Do You Know Macavity The Cat?

The literate catA fellow named Phil made a comment on my site. He said he looked to see if I had written about Macavity the cat, but he couldn’t find a story. I didn’t have a story about Macavity, though he missed my offering of Old Possum’s Book of Practical Cats, which includes the poem. I decided a spotlight on Macavity was in order.

Wikipedia gave a definition of Macavity. Here it is: Macavity is a fictional character who is described in a poem in ‘Old Possum’s Book of Practical Cats,’ by T.S. Eliot. This character also appears in “Cats,” the musical by Audrey Lloyd Webber. The lyrics in the musical are identical to the words in the book.

In “Old Possum’s…” the poem is entitled, “Macavity: The Mystery Cat.” Here is the first stanza:

Macavity’s a Mystery Cat: he’s called the Hidden Paw —

For he’s the master criminal who can defy the Law.

He’s the bafflement of Scotland Yard, the Flying Squad’s despair:

For when they reach the scene of crime — Macavity’s not there!

The name Macavity is a pun formulated by T.S. Eliot on the names of several characters in other works of literature. Also, the word “cavity” can be defined as a hole or an absence of something. In the poem, Macavity is described as “not there” at the time or location of the crime.

Macavity, aka the “Hidden Paw,” was well-known as the Napoleon of crime. He is too clever to leave any evidence of his guilt. Elliot says, he’s broken every human law; he breaks the law of government.

Macavity modeled after a master criminal

Macavity was modeled after Professor James Moriarty, the master criminal in Arthur Conan Doyle’s Sherlock Holmes stories. In the poem the description of Macavity was very similar to the description of the criminal professor. He is described as a ginger cat who is very tall and thin with sunken eyes, and he “sways his head from side to side with movements like a snake.”

The poem describes him as a close parallel to Professor Moriarty. “His brow is deeply lined in thought. His head is highly domed; his coat is dusty with neglect; his whiskers are uncombed.”

The Secret Service is after Macavity. However, even when they decide that Macavity is behind a crime, they can’t catch him, as “he is a mile away” or “engaged in doing complicated long division problems.”

Eliot describes Macavity’s misbehavior in ways that could describe an ordinary cat, such as a stealer of milk. However, he is also likely responsible for major crimes. He is referred to as “a fiend in feline shape, a monster of depravity.”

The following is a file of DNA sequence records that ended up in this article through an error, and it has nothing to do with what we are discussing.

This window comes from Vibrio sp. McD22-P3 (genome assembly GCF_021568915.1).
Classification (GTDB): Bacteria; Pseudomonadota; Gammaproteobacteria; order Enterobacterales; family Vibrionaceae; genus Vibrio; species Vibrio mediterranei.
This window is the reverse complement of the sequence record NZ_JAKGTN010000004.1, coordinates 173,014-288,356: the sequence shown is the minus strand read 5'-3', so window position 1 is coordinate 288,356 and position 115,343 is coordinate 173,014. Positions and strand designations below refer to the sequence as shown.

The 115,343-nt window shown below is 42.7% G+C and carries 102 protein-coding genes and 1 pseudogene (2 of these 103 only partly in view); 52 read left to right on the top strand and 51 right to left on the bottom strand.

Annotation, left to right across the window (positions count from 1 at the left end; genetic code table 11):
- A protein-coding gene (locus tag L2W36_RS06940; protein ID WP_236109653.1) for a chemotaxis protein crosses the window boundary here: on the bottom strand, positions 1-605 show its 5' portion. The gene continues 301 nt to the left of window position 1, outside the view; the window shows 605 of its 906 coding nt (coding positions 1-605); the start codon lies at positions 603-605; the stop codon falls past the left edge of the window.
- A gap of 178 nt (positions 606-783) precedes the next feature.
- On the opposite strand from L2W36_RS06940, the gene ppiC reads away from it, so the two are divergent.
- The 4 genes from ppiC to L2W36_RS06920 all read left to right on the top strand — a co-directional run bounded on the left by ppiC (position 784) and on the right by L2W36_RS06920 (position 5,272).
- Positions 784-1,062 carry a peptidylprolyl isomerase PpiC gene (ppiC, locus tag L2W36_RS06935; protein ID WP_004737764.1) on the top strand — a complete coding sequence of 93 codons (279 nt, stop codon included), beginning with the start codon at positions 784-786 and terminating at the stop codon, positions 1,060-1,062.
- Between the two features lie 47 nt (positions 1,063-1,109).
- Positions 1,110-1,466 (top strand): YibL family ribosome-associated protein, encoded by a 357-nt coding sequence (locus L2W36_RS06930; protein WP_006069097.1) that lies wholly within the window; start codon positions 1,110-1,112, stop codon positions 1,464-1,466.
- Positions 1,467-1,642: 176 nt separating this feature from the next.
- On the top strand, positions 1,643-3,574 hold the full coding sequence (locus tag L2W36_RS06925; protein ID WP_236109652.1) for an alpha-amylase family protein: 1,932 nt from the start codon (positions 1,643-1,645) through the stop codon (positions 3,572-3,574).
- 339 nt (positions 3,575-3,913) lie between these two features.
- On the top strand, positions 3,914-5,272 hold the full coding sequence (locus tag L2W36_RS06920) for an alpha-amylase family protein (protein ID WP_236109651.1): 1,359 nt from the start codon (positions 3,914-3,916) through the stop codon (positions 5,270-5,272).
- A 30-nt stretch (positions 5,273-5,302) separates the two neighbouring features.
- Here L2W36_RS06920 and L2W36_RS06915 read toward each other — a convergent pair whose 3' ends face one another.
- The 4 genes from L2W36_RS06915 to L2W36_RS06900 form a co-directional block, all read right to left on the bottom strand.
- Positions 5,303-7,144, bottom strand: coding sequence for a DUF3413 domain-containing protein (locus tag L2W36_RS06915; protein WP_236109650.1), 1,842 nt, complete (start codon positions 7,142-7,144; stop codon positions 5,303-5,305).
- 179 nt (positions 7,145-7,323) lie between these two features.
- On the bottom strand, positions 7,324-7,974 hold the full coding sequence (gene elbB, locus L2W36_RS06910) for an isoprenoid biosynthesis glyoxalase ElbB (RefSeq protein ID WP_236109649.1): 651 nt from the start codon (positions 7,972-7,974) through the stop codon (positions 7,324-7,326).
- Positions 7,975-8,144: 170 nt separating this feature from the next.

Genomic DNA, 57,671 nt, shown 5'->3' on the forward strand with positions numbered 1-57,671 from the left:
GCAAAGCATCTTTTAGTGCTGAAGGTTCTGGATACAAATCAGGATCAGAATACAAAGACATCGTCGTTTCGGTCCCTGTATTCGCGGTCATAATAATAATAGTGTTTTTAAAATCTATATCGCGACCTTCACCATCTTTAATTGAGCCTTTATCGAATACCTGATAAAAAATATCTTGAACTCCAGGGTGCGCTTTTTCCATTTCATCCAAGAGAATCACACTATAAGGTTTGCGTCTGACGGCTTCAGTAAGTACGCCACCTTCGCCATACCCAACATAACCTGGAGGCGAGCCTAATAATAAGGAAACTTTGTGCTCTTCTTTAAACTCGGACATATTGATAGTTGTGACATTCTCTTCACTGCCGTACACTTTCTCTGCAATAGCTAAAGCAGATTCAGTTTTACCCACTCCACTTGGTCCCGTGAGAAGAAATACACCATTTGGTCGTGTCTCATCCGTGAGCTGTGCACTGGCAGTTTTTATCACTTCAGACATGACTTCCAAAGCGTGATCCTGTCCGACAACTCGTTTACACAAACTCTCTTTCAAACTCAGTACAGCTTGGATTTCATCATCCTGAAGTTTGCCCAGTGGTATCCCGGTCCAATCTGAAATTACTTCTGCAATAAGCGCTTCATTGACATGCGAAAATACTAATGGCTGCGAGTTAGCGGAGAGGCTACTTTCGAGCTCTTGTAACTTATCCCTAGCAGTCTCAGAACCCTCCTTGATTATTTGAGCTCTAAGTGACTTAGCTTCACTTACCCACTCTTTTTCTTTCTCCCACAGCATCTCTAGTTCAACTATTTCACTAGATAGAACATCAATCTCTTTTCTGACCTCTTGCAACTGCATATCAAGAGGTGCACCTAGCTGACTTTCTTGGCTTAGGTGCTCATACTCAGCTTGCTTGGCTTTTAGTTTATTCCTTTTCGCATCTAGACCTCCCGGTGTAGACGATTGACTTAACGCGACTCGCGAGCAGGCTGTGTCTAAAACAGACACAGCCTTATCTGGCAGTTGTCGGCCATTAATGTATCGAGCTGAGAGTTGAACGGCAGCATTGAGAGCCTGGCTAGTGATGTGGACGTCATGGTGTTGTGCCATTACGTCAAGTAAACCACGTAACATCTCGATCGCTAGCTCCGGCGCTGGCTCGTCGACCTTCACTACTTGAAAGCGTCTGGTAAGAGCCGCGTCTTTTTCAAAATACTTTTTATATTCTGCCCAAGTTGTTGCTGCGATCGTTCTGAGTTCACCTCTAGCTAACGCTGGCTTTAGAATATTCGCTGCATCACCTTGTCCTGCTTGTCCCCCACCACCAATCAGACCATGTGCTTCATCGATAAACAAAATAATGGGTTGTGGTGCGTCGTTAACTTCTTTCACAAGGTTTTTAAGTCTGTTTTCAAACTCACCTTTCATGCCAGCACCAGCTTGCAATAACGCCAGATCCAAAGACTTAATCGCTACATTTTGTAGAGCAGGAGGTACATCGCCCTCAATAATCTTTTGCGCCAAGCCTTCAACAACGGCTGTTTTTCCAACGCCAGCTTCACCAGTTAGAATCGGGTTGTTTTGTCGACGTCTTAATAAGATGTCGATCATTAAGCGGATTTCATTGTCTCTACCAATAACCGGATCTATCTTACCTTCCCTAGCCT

Many misdeeds have been attributed to him. These include stifling Pekes, vandalism, theft, cheating at cards, and espionage. He is also the leader of an organized crime ring. He apparently can levitate, as he “breaks the laws of gravity.”

In the musical, “Cats,” Macavity tries several times to scare the cat tribe. In the process, he abducts Old Macavity character from "Cats"Deuteronomy. He tries to abduct another cat, and two cats come to her defense. They draw Macavity off in a dramatic cat fight.

Macavity also appears to be able to perform some kind of hypnotism. When two cats sing about him, they do so sensually, suggesting that there is a familiarity between them.

Macavity’s Influence Spreads to Other Quarters

Now, Macavity has slipped into other aspects of society. MysteryReaders International presents the Macavity Awards annually in several best mystery categories.

Polish author Maciej Wojtypzko’s children’s books feature a character named Macavity the cat. This mystery cat is a criminal mastermind who loses a game of chance with dog detective Kajetan Chrumps. Afterward, he is persuaded to become the detective’s assistant.

Gillian Roberts’ schoolteacher detective Amanda Pepper features Macavity the cat in several of her books.

In 1995 the New Jersey punk band Gimp honored the cat with an album cover. The album was titled, “Smiles for Macavity.”

While still the Chancellor of the Exchequer in Britain, former Prime Minister Gordon Brown was compared to Macavity. David Heath, a Liberal Democrat Shadow Leader of the House, called Brown “the Macavity of the cabinet.” The belief was that Brown was not there when there was dirty work to be done.

Several bus drivers from West Midlands, United Kingdom, gave the name Macavity to a white cat in their area. The cat would use the local bus service regularly on his own. The cat had white fur, one green eye and one blue eye. He wore a purple collar. The cat’s owner and his real name were unknown.